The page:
WASHINGTON — The ranks of poor and uninsured Americans are likely increasing, with more than 38.8 million believed to be in poverty.
Rebecca Blank, the Commerce Department's undersecretary of economic affairs, spoke to The Associated Press in advance of next month's closely watched release of 2008 census data. Noting that the figures are not yet final, Blank said the numbers likely will show a "statistically significant" increase in the poverty rate, to at least 12.7 percent. That would represent a jump of more than 1.5 million poor people compared with the previous year.
"There's no question that 2008 economically was a much worse year than 2007," she said Wednesday. "The question is how much and how bad."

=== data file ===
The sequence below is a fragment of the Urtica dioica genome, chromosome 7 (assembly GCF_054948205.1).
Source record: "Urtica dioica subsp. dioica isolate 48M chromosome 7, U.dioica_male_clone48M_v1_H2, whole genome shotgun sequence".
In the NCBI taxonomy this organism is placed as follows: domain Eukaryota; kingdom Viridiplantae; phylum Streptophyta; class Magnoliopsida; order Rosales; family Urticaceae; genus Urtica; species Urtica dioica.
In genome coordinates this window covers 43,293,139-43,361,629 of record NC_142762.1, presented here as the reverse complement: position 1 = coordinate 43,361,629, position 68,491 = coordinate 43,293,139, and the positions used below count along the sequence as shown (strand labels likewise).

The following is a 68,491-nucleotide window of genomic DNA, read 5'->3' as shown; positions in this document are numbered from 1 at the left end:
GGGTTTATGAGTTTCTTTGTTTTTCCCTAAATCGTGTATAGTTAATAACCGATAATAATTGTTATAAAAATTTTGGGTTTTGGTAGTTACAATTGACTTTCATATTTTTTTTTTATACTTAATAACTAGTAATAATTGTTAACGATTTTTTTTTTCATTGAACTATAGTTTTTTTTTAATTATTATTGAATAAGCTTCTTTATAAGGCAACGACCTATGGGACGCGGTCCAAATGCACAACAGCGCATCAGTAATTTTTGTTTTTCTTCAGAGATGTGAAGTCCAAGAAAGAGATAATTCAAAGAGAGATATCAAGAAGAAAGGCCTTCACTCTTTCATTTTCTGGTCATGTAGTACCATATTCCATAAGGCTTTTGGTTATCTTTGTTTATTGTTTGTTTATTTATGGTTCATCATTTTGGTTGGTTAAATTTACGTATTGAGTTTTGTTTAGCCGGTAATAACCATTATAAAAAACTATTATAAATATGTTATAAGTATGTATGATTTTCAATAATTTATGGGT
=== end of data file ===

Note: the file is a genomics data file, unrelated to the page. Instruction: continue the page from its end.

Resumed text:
The number of uninsured is also expected to increase notably due largely to rising unemployment and the erosion of private coverage paid for by employers and individuals. In 2007, the number of uninsured fell by more than 1 million, mostly because government programs such as Medicaid picked up the slack.
The census figures, set to be released Sept. 10, could have ramifications as Congress returns from its August recess to debate health-care reform, its cost and the ways to pay for it. Republicans also traditionally point to the intractable poverty rate as a sign that government programs for the poor do not work.